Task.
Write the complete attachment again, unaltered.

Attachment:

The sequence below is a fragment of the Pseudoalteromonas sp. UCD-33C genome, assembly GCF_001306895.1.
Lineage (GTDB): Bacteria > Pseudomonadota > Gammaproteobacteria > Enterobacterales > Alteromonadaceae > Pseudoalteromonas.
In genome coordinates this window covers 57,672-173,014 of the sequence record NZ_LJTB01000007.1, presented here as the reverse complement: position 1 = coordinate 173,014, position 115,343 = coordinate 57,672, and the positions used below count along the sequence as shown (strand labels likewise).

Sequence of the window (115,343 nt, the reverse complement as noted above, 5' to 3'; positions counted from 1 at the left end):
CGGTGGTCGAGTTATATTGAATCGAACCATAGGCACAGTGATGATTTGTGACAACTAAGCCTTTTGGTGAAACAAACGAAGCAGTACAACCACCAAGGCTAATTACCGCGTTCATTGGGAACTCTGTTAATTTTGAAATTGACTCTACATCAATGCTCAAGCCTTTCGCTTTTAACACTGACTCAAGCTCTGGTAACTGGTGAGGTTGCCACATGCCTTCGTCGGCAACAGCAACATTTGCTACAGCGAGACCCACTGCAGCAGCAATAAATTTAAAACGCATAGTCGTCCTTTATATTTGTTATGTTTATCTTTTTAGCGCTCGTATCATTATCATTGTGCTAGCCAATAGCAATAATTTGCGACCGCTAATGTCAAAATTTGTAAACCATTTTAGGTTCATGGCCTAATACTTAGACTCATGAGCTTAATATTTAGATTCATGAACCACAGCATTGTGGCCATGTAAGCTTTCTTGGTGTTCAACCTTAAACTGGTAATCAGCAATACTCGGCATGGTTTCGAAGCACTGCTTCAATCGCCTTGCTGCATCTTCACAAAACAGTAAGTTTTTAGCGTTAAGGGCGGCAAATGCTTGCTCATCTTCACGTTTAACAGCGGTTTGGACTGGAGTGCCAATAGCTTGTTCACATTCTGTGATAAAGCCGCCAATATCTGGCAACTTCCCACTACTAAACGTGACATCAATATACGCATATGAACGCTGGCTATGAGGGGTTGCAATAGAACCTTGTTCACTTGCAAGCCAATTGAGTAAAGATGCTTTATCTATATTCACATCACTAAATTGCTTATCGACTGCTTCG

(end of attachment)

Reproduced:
The sequence below is a fragment of the Pseudoalteromonas sp. UCD-33C genome, assembly GCF_001306895.1.
Lineage (GTDB): Bacteria > Pseudomonadota > Gammaproteobacteria > Enterobacterales > Alteromonadaceae > Pseudoalteromonas.
In genome coordinates this window covers 57,672-173,014 of the sequence record NZ_LJTB01000007.1, presented here as the reverse complement: position 1 = coordinate 173,014, position 115,343 = coordinate 57,672, and the positions used below count along the sequence as shown (strand labels likewise).

Sequence of the window (115,343 nt, the reverse complement as noted above, 5' to 3'; positions counted from 1 at the left end):
CGGTGGTCGAGTTATATTGAATCGAACCATAGGCACAGTGATGATTTGTGACAACTAAGCCTTTTGGTGAAACAAACGAAGCAGTACAACCACCAAGGCTAATTACCGCGTTCATTGGGAACTCTGTTAATTTTGAAATTGACTCTACATCAATGCTCAAGCCTTTCGCTTTTAACACTGACTCAAGCTCTGGTAACTGGTGAGGTTGCCACATGCCTTCGTCGGCAACAGCAACATTTGCTACAGCGAGACCCACTGCAGCAGCAATAAATTTAAAACGCATAGTCGTCCTTTATATTTGTTATGTTTATCTTTTTAGCGCTCGTATCATTATCATTGTGCTAGCCAATAGCAATAATTTGCGACCGCTAATGTCAAAATTTGTAAACCATTTTAGGTTCATGGCCTAATACTTAGACTCATGAGCTTAATATTTAGATTCATGAACCACAGCATTGTGGCCATGTAAGCTTTCTTGGTGTTCAACCTTAAACTGGTAATCAGCAATACTCGGCATGGTTTCGAAGCACTGCTTCAATCGCCTTGCTGCATCTTCACAAAACAGTAAGTTTTTAGCGTTAAGGGCGGCAAATGCTTGCTCATCTTCACGTTTAACAGCGGTTTGGACTGGAGTGCCAATAGCTTGTTCACATTCTGTGATAAAGCCGCCAATATCTGGCAACTTCCCACTACTAAACGTGACATCAATATACGCATATGAACGCTGGCTATGAGGGGTTGCAATAGAACCTTGTTCACTTGCAAGCCAATTGAGTAAAGATGCTTTATCTATATTCACATCACTAAATTGCTTATCGACTGCTTCG